After Idealism: Sound as Matter and Medium in the 19th Century

Conference website: http://www.crassh.cam.ac.uk/events/26935

Registration for the conference is now open. Fees are £40 (full fee) and £15 (student/unwaged). Fees include lunches and teas/coffees. Registration will close on Wednesday 1 March. 

 

Convenor

David Trippett (University of Cambridge)

 

Summary

The legacy of idealism has been a guiding doctrine for the study of 19th-century music, from an emphasis on neo-Platonic musical works, acousmatic voices and intangible structures, to listening experiences disembodied, creatively imaginative, and ineffable. But idealism has arguably obscured the emergent perspective of natural science during the period, and with it, those of philosophical and scientific materialism that engaged composers, listeners, and their art.

This conference aims to enlarge substantially our understanding of the dialogue between 19th-century music and natural science, examining in particular how a scientific-materialist conception of sound was formed alongside a dominant culture of romantic idealism. It takes as its subject sound as matter and medium, focusing on the domains of natural science, emergent technologies, sentient communication and acoustics. It investigates the view that sound, for a time the cherished mantle of idealist metaphysics, was also regarded by writers, composers, scientists and engineers as tangible, material and subject to physical laws; that scientific thinking was not anathema but—at key moments—intrinsic to music aesthetics and criticism; that philosophies of mind and theories of the creative process also drew on mechanical rules of causality and associative ‘laws’; and that the technological innovations brought about by scientific research were accompanied by new concepts and new ways of listening that impacted the sound world of composers, critics, and performers.

This event brings together approaches from the philosophy of science, musicology, phenomenology, sound studies, and media theory / communication studies.

A series of addresses come from leading figures across these disciplines. By placing the respective disciplinary perspectives in dialogue the conference aims to foster discussion on such topics as:

  • Historical soundscapes
  • Histories of sensation / materialities of communication
  • Acoustics & theories of sounding matter
  • Phenomenologies of listening
  • Embodied / materialist theories of the creative process
  • Philosophical & scientific materialism

Within this array of approaches to the subject of sound as matter and medium, the conference will promote a dialogue between materialist philosophies of mind and historical understanding of acoustics, between sound as cognitive phenomenon and vibrational event, between constructed identities of the composer as natural genius and a sentient body engaging with the tangible, noisy, physical environment.


[original CFP follows]

17 March 2017 – 18 March 2017

Alison Richard Building, 7 West Road, Cambridge, CB3 9DT

Convener

David Trippett (University of Cambridge)

 

Summary

The legacy of idealism has been a guiding doctrine for the study of 19th-century music, from an emphasis on neo-Platonic musical works, acousmatic voices and intangible structures, to listening experiences disembodied, creatively imaginative, and ineffable. But idealism has arguably obscured the emergent perspective of natural science during the period, and with it, those of philosophical and scientific materialism that engaged composers, listeners, and their art.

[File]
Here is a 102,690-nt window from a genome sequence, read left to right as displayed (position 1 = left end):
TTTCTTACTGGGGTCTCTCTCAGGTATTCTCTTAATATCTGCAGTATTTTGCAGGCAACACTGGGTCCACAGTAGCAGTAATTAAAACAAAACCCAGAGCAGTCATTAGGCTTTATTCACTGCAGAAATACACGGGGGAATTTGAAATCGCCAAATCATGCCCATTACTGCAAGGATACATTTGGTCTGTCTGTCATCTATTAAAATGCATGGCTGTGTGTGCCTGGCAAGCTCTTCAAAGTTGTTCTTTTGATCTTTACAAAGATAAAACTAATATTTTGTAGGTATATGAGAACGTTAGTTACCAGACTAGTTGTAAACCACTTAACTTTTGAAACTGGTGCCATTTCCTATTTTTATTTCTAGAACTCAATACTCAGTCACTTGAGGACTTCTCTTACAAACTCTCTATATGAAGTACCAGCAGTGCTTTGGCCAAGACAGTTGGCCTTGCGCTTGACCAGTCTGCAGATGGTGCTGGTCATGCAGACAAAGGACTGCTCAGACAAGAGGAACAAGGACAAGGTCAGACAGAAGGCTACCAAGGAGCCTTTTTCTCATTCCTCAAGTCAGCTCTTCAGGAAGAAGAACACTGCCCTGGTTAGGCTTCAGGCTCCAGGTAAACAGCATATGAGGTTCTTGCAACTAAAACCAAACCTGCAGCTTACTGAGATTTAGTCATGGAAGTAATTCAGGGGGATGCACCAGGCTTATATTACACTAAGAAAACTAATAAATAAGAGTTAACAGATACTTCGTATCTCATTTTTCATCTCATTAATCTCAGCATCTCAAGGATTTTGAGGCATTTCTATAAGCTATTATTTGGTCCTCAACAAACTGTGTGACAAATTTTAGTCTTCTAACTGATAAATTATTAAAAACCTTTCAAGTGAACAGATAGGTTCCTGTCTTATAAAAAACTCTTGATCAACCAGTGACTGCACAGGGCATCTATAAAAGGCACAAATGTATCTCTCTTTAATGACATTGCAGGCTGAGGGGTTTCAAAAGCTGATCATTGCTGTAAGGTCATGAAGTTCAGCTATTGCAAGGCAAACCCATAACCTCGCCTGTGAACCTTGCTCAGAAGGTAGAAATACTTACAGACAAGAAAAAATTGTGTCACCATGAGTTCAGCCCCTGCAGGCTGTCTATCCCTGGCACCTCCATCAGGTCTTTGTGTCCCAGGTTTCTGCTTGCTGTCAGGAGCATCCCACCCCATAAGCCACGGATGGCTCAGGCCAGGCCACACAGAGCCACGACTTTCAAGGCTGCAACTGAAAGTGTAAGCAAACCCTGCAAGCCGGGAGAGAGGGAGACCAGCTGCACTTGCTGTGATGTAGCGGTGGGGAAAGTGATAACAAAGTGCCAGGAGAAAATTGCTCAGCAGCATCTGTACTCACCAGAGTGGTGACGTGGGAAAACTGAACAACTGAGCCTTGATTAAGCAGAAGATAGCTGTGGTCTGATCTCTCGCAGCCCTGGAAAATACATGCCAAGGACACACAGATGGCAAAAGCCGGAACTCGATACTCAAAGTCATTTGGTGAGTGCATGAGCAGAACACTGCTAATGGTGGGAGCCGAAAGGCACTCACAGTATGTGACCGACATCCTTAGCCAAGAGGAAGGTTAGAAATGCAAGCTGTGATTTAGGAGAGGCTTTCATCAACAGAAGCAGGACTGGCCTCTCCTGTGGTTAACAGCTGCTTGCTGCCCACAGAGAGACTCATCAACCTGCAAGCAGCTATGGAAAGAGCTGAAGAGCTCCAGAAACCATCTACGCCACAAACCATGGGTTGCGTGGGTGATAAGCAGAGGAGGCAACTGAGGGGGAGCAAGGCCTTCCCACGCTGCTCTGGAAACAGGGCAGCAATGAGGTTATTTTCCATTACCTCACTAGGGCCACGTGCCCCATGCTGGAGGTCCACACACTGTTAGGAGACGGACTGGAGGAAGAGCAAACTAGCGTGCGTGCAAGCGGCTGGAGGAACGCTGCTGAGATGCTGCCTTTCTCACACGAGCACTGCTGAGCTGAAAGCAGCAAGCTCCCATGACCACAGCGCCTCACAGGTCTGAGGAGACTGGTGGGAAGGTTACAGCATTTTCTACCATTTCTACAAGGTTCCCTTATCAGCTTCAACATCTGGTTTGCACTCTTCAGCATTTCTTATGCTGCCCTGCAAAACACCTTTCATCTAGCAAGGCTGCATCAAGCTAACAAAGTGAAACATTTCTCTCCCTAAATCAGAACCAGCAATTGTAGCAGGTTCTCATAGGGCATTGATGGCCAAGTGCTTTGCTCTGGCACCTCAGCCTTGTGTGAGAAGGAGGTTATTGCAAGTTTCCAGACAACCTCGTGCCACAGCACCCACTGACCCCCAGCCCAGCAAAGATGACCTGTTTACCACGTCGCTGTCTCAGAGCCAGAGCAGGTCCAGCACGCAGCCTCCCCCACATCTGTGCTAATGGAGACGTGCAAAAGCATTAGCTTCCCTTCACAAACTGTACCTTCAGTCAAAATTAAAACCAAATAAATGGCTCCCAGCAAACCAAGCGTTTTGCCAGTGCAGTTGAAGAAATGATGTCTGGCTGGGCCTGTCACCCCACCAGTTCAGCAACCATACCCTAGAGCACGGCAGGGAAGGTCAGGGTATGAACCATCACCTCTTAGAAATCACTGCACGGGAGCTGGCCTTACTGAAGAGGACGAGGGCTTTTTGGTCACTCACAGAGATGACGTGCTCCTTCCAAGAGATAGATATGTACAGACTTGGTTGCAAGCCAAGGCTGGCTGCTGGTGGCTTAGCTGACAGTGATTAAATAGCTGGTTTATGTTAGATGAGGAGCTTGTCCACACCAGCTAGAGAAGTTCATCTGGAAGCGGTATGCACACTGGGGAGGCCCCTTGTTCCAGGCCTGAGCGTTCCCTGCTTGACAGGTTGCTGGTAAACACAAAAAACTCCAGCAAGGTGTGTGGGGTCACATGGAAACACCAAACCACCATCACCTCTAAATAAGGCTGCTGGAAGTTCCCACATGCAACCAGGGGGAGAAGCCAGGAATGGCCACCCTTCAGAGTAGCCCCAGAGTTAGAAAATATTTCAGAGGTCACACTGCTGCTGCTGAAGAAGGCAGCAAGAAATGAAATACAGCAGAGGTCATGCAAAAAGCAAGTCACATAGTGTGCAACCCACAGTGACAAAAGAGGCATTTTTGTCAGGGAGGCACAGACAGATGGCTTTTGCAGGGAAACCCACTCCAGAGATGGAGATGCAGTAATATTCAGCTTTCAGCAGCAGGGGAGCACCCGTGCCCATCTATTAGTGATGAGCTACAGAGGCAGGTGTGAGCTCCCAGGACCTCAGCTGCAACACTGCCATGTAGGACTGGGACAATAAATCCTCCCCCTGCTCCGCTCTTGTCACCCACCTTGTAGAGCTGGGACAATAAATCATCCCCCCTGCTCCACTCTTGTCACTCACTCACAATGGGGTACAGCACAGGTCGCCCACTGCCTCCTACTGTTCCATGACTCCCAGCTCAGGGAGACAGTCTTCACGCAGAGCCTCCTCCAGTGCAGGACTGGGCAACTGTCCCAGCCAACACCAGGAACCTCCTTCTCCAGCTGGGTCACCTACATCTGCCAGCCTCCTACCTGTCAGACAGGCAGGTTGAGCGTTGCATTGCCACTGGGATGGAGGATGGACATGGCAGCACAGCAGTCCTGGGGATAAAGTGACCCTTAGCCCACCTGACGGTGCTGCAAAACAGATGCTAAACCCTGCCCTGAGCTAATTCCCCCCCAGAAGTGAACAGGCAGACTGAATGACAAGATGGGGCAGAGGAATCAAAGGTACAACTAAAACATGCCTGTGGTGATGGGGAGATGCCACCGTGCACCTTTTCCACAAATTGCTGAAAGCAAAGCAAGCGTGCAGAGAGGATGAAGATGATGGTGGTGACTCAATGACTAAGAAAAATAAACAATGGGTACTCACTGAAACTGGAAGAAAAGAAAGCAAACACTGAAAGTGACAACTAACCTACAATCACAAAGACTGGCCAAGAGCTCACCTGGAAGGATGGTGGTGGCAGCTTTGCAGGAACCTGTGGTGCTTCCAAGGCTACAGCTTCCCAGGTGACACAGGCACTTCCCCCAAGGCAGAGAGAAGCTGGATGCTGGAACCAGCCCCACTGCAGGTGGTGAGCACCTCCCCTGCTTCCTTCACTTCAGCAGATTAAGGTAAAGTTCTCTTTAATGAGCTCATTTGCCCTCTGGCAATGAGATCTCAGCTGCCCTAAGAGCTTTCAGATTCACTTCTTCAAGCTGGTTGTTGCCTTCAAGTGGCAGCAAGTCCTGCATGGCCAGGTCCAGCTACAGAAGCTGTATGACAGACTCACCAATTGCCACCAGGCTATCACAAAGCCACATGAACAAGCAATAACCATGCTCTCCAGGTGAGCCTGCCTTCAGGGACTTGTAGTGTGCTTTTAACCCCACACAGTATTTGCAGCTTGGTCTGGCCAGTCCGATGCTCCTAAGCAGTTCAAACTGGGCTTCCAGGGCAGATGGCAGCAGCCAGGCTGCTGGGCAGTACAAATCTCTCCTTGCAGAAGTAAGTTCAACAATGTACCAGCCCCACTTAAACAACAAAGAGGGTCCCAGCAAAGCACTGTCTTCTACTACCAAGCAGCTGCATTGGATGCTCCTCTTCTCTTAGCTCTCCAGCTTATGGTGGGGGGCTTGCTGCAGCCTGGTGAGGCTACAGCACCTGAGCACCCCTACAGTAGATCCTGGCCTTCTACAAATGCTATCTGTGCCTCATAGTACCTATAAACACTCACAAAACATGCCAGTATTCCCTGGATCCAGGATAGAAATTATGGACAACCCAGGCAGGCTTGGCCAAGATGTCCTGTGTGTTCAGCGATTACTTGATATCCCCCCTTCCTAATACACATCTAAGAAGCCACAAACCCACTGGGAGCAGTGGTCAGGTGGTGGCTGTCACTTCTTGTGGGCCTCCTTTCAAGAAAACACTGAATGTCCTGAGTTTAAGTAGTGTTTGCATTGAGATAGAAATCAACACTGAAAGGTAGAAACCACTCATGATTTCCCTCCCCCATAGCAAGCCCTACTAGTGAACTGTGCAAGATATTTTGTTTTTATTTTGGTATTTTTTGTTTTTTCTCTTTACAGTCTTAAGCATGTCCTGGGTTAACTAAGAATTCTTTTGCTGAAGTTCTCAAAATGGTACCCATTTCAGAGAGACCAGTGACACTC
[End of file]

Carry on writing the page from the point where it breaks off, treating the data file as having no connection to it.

This conference aims to enlarge substantially our understanding of the dialogue between 19th-century music and natural science, examining in particular how a scientific-materialist conception of sound was formed alongside a dominant culture of romantic idealism. It takes as its subject sound as matter and medium, focusing on the domains of natural science, emergent technologies, sentient communication and acoustics. It investigates the view that sound, for a time the cherished mantle of idealist metaphysics, was also regarded by writers, composers, scientists and engineers as tangible, material and subject to physical laws; that scientific thinking was not anathema but—at key moments—intrinsic to music aesthetics and criticism; that philosophies of mind and theories of the creative process also drew on mechanical rules of causality and associative ‘laws’; and that the technological innovations brought about by scientific research were accompanied by new concepts and new ways of listening that impacted the sound world of composers, critics, and performers.

This event brings together approaches from the philosophy of science, musicology, phenomenology, sound studies, and media theory / communication studies.

A series of addresses come from leading figures across these disciplines. By placing the respective disciplinary perspectives in dialogue the conference aims to foster discussion on such topics as:

  • Historical soundscapes
  • Histories of sensation / materialities of communication
  • Acoustics & theories of sounding matter
  • Phenomenologies of listening
  • Embodied / materialist theories of the creative process
  • Philosophical & scientific materialism

Within this array of approaches to the subject of sound as matter and medium, the conference will promote a dialogue between materialist philosophies of mind and historical understanding of acoustics, between sound as cognitive phenomenon and vibrational event, between constructed identities of the composer as natural genius and a sentient body engaging with the tangible, noisy, physical environment.

 

Sponsors

Supported by the Centre for Research in the Arts, Humanities and Social Sciences (CRASSH) and the European Research Council (ERC).

 

Administrative assistance: conferences@crassh.cam.ac.uk

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